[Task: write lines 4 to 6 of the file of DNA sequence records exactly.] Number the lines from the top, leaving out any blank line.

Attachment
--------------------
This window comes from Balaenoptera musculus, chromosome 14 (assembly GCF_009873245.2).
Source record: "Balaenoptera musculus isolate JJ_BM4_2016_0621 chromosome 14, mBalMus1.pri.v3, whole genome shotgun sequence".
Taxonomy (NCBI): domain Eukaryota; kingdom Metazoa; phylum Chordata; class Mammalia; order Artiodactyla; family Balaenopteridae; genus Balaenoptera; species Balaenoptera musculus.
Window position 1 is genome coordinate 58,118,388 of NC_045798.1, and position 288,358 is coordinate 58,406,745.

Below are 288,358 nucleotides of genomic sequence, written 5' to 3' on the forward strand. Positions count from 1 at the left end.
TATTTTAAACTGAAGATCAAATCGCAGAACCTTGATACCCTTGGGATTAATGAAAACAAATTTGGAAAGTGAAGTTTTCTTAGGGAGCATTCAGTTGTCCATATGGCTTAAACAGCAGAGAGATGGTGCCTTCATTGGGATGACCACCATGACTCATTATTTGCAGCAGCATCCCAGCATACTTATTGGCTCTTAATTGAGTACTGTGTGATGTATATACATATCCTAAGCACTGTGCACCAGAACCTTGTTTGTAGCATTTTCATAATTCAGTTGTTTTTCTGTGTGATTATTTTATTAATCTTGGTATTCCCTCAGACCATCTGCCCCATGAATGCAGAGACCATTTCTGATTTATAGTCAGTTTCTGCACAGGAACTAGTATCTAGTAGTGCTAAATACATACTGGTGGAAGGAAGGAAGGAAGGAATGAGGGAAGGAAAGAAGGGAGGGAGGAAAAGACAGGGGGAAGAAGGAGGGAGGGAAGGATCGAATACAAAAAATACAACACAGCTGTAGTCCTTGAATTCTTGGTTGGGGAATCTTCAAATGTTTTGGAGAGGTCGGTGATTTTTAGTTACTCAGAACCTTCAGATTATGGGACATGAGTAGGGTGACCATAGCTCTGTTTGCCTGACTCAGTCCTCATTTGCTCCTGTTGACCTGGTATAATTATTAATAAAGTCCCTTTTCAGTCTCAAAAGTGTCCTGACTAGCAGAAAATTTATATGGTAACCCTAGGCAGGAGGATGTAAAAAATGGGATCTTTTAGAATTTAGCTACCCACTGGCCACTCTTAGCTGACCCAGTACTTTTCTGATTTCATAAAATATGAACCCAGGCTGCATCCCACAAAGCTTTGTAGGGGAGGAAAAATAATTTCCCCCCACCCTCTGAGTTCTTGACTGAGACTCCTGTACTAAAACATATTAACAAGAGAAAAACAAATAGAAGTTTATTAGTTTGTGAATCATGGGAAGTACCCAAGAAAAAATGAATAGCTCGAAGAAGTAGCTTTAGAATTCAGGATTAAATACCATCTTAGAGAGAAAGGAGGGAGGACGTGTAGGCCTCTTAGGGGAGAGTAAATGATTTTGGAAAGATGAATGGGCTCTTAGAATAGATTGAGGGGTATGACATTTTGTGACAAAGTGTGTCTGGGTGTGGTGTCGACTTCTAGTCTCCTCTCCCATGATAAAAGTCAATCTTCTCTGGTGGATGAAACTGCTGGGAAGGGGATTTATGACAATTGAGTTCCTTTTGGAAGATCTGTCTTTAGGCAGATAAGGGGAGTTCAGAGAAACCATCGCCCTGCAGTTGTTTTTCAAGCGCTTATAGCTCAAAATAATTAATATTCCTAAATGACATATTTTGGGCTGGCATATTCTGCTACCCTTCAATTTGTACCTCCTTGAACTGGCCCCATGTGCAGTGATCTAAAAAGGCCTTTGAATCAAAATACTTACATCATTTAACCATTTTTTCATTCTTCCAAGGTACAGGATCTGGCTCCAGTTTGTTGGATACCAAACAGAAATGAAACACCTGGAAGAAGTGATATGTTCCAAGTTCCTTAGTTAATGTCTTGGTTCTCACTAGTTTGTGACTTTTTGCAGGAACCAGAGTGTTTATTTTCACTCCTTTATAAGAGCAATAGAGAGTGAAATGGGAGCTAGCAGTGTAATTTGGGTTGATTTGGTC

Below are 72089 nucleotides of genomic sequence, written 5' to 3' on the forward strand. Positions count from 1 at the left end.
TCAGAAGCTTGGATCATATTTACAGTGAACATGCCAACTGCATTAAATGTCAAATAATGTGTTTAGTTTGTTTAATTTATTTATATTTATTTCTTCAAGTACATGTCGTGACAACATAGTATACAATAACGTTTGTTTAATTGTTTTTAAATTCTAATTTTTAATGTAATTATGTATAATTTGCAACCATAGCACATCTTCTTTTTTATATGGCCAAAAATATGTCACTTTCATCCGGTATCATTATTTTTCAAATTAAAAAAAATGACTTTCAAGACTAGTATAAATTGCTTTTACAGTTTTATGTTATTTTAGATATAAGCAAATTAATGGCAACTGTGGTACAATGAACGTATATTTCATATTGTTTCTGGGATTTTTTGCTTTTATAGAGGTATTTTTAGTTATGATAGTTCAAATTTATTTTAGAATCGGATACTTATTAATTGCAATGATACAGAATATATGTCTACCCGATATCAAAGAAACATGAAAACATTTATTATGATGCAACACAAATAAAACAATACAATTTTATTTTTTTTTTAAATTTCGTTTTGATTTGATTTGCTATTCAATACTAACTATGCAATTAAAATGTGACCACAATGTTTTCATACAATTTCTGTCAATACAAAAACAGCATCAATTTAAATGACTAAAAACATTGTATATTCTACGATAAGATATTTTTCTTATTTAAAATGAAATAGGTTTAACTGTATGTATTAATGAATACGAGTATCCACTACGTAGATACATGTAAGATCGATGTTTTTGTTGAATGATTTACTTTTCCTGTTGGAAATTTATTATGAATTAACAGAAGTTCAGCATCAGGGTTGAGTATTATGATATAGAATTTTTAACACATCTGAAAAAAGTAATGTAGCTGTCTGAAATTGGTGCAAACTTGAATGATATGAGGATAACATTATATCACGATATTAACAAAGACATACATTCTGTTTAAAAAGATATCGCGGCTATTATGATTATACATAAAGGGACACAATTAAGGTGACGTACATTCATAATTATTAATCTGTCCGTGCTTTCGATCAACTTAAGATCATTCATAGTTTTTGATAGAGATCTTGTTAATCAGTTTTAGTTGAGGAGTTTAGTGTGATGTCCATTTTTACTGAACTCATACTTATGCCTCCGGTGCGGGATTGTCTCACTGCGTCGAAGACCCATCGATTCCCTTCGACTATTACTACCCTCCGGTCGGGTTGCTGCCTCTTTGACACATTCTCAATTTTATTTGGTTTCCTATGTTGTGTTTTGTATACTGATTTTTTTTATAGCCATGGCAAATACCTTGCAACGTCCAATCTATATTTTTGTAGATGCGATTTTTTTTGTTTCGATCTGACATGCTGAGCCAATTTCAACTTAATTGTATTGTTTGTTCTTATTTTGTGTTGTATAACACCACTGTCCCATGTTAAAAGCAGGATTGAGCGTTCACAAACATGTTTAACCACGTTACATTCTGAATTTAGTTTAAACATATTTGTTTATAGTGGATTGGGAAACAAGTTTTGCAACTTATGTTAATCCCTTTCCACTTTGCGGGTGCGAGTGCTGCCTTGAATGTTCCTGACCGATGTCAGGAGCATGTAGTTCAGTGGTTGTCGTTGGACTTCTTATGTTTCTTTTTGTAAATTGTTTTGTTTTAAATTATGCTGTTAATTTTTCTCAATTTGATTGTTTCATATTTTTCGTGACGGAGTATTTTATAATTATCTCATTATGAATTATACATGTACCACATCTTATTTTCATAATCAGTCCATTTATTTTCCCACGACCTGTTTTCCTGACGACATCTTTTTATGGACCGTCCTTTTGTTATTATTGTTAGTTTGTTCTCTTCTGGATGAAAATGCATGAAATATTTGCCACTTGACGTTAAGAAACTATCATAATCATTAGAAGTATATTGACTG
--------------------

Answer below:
Window position 1 is genome coordinate 58,118,388 of NC_045798.1, and position 288,358 is coordinate 58,406,745.

Below are 288,358 nucleotides of genomic sequence, written 5' to 3' on the forward strand. Positions count from 1 at the left end.
TATTTTAAACTGAAGATCAAATCGCAGAACCTTGATACCCTTGGGATTAATGAAAACAAATTTGGAAAGTGAAGTTTTCTTAGGGAGCATTCAGTTGTCCATATGGCTTAAACAGCAGAGAGATGGTGCCTTCATTGGGATGACCACCATGACTCATTATTTGCAGCAGCATCCCAGCATACTTATTGGCTCTTAATTGAGTACTGTGTGATGTATATACATATCCTAAGCACTGTGCACCAGAACCTTGTTTGTAGCATTTTCATAATTCAGTTGTTTTTCTGTGTGATTATTTTATTAATCTTGGTATTCCCTCAGACCATCTGCCCCATGAATGCAGAGACCATTTCTGATTTATAGTCAGTTTCTGCACAGGAACTAGTATCTAGTAGTGCTAAATACATACTGGTGGAAGGAAGGAAGGAAGGAATGAGGGAAGGAAAGAAGGGAGGGAGGAAAAGACAGGGGGAAGAAGGAGGGAGGGAAGGATCGAATACAAAAAATACAACACAGCTGTAGTCCTTGAATTCTTGGTTGGGGAATCTTCAAATGTTTTGGAGAGGTCGGTGATTTTTAGTTACTCAGAACCTTCAGATTATGGGACATGAGTAGGGTGACCATAGCTCTGTTTGCCTGACTCAGTCCTCATTTGCTCCTGTTGACCTGGTATAATTATTAATAAAGTCCCTTTTCAGTCTCAAAAGTGTCCTGACTAGCAGAAAATTTATATGGTAACCCTAGGCAGGAGGATGTAAAAAATGGGATCTTTTAGAATTTAGCTACCCACTGGCCACTCTTAGCTGACCCAGTACTTTTCTGATTTCATAAAATATGAACCCAGGCTGCATCCCACAAAGCTTTGTAGGGGAGGAAAAATAATTTCCCCCCACCCTCTGAGTTCTTGACTGAGACTCCTGTACTAAAACATATTAACAAGAGAAAAACAAATAGAAGTTTATTAGTTTGTGAATCATGGGAAGTACCCAAGAAAAAATGAATAGCTCGAAGAAGTAGCTTTAGAATTCAGGATTAAATACCATCTTAGAGAGAAAGGAGGGAGGACGTGTAGGCCTCTTAGGGGAGAGTAAATGATTTTGGAAAGATGAATGGGCTCTTAGAATAGATTGAGGGGTATGACATTTTGTGACAAAGTGTGTCTGGGTGTGGTGTCGACTTCTAGTCTCCTCTCCCATGATAAAAGTCAATCTTCTCTGGTGGATGAAACTGCTGGGAAGGGGATTTATGACAATTGAGTTCCTTTTGGAAGATCTGTCTTTAGGCAGATAAGGGGAGTTCAGAGAAACCATCGCCCTGCAGTTGTTTTTCAAGCGCTTATAGCTCAAAATAATTAATATTCCTAAATGACATATTTTGGGCTGGCATATTCTGCTACCCTTCAATTTGTACCTCCTTGAACTGGCCCCATGTGCAGTGATCTAAAAAGGCCTTTGAATCAAAATACTTACATCATTTAACCATTTTTTCATTCTTCCAAGGTACAGGATCTGGCTCCAGTTTGTTGGATACCAAACAGAAATGAAACACCTGGAAGAAGTGATATGTTCCAAGTTCCTTAGTTAATGTCTTGGTTCTCACTAGTTTGTGACTTTTTGCAGGAACCAGAGTGTTTATTTTCACTCCTTTATAAGAGCAATAGAGAGTGAAATGGGAGCTAGCAGTGTAATTTGGGTTGATTTGGTC